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In a statement published yesterday, the Swedish Ministry of Infrastructure announced proposals that would see foreign hauliers fined directly for any violations regarding current driving and rest times.

In the statement, Tomas Eneroth, Sweden’s Minister of Infrastructure, said the proposals would create better working conditions, fairer competition and increased road safety.

The statement is as follows:

Proposals for better working conditions for professional drivers and fairer competition in commercial traffic

Today, a proposal for supplementary rules for driving and rest times is being submitted for consultation. The proposals are judged to lead to better working conditions, fairer competition and increased road safety.

On 20 August 2020, new EU rules on driving and rest times came into force through the so-called mobility package. Supplementary regulations have now been drawn up, which primarily deal with liability in the event of breaches of the regulations that came into force in August.

– There must be better order on the Swedish roads. Therefore, immediate penalty fees are now proposed if you violate current driving and rest times. This will lead to better conditions for professional drivers and fairer competition between transport companies, says Minister of Infrastructure Tomas Eneroth.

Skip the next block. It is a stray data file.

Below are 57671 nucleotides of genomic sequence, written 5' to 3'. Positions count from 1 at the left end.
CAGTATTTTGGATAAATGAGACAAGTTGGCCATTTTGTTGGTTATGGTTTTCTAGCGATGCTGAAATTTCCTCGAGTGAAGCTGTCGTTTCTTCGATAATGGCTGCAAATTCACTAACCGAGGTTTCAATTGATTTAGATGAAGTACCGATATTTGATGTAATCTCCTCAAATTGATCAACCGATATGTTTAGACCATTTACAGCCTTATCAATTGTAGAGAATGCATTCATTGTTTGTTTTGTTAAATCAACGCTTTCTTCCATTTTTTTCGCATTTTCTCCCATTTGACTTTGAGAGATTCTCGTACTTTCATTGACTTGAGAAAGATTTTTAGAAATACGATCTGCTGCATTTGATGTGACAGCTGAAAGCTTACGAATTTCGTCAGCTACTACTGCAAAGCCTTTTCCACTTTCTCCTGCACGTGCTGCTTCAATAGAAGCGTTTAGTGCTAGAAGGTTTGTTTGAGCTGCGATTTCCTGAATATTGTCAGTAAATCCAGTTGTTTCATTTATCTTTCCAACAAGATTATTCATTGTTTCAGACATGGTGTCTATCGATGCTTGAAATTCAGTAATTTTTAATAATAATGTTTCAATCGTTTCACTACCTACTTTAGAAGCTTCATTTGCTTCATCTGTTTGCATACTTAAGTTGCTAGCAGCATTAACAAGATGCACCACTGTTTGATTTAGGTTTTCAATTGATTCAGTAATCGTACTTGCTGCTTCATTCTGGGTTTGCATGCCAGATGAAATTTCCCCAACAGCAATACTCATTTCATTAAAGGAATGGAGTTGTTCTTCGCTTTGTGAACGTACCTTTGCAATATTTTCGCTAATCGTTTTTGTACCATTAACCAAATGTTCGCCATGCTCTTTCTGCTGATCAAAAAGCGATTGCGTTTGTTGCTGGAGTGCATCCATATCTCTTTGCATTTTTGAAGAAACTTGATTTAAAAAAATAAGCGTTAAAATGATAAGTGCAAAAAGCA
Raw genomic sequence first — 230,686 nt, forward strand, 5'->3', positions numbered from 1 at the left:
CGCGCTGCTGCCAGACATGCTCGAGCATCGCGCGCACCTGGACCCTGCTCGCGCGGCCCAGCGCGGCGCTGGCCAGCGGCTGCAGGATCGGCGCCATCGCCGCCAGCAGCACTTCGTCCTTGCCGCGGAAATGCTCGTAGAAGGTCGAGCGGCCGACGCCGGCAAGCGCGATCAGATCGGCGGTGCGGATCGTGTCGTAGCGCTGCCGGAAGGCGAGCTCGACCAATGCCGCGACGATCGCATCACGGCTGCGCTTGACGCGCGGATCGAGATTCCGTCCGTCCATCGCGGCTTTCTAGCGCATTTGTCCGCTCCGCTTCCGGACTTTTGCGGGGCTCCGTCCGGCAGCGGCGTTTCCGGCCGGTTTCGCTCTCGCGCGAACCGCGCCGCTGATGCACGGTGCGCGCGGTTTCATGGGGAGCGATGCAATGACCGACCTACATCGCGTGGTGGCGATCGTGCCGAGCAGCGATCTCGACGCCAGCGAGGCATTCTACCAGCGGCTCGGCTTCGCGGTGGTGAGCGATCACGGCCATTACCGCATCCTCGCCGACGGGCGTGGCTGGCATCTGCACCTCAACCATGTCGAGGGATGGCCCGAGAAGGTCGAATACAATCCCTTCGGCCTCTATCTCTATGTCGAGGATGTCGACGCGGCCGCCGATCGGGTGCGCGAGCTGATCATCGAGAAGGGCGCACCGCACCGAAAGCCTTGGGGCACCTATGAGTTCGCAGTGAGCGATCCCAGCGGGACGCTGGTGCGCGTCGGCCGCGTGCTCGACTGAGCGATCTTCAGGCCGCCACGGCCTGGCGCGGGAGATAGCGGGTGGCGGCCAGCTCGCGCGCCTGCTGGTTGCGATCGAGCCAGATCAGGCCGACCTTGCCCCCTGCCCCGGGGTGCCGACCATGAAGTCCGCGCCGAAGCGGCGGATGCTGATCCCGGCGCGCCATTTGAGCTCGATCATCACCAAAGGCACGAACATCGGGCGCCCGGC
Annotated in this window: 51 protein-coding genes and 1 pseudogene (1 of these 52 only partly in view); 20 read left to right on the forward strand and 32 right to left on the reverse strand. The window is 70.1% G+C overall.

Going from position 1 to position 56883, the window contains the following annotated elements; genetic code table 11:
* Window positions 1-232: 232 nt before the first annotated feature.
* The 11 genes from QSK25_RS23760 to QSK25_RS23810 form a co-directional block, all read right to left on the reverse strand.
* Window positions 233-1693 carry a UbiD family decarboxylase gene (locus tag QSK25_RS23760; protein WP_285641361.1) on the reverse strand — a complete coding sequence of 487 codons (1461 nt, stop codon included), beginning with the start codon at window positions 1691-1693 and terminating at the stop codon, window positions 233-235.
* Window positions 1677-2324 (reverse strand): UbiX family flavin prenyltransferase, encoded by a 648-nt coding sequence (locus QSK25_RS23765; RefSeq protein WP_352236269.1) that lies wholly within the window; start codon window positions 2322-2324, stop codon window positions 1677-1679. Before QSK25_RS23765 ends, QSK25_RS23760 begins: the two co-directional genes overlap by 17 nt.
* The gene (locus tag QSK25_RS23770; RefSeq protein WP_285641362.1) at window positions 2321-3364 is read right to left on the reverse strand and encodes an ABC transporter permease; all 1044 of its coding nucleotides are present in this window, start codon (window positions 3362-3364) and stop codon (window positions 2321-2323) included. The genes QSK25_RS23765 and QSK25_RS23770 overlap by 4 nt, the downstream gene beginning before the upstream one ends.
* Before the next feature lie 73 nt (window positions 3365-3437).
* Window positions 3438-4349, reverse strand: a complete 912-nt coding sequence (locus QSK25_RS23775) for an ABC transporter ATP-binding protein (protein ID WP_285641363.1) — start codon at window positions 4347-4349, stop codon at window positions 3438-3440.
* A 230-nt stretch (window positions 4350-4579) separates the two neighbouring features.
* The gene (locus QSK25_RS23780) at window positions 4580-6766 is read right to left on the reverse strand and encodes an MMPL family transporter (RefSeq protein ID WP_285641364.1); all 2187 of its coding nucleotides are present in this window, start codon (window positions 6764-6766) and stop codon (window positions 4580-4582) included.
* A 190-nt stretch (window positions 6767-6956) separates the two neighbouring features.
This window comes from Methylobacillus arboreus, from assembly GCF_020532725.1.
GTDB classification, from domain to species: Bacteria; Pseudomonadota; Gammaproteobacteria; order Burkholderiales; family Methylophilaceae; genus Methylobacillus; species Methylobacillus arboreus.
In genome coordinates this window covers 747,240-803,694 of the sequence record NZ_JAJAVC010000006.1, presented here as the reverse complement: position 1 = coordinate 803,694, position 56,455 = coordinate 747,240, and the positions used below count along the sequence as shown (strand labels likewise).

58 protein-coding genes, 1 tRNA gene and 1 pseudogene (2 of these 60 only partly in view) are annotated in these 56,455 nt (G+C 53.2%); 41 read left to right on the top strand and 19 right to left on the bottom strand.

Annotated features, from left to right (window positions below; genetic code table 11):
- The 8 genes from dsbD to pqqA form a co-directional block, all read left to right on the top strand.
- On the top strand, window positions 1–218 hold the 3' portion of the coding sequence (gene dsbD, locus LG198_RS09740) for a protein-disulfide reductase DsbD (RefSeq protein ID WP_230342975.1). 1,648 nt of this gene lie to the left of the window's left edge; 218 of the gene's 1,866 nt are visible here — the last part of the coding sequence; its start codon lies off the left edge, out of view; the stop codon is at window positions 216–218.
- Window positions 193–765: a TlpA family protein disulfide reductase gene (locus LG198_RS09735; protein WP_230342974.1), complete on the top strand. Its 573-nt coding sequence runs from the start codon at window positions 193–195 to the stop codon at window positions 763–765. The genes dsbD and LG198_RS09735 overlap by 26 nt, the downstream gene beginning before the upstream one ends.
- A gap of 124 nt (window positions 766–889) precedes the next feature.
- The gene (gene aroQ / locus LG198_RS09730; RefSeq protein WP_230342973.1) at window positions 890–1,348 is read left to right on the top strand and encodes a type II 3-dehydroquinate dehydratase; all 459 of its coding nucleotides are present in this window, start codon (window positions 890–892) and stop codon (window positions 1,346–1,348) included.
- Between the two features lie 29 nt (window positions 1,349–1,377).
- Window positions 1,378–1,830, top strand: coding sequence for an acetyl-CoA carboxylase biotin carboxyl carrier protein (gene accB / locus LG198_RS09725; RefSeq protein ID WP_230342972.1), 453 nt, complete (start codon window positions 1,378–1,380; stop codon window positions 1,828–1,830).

The competition between Swedish and foreign transport companies must be fairer. Therefore, it is now proposed, among other things, that rules be introduced on advances for sanction fees regarding driving and rest times. The new provisions mean that a foreign transport company will have to pay directly for the violations found during a road inspection.

Through changes in the driving and rest time regulations decided within the mobility package, the driver’s social conditions have been improved through a clearer ban on spending the regular weekly rest in the vehicle. The transport companies have also been required to organize the activities so that the driver can return home regularly.

The proposal is now out for consultation and the answers must be submitted no later than 28 February.


Photo credit: Nena Kitsune / Wikimedia Commons

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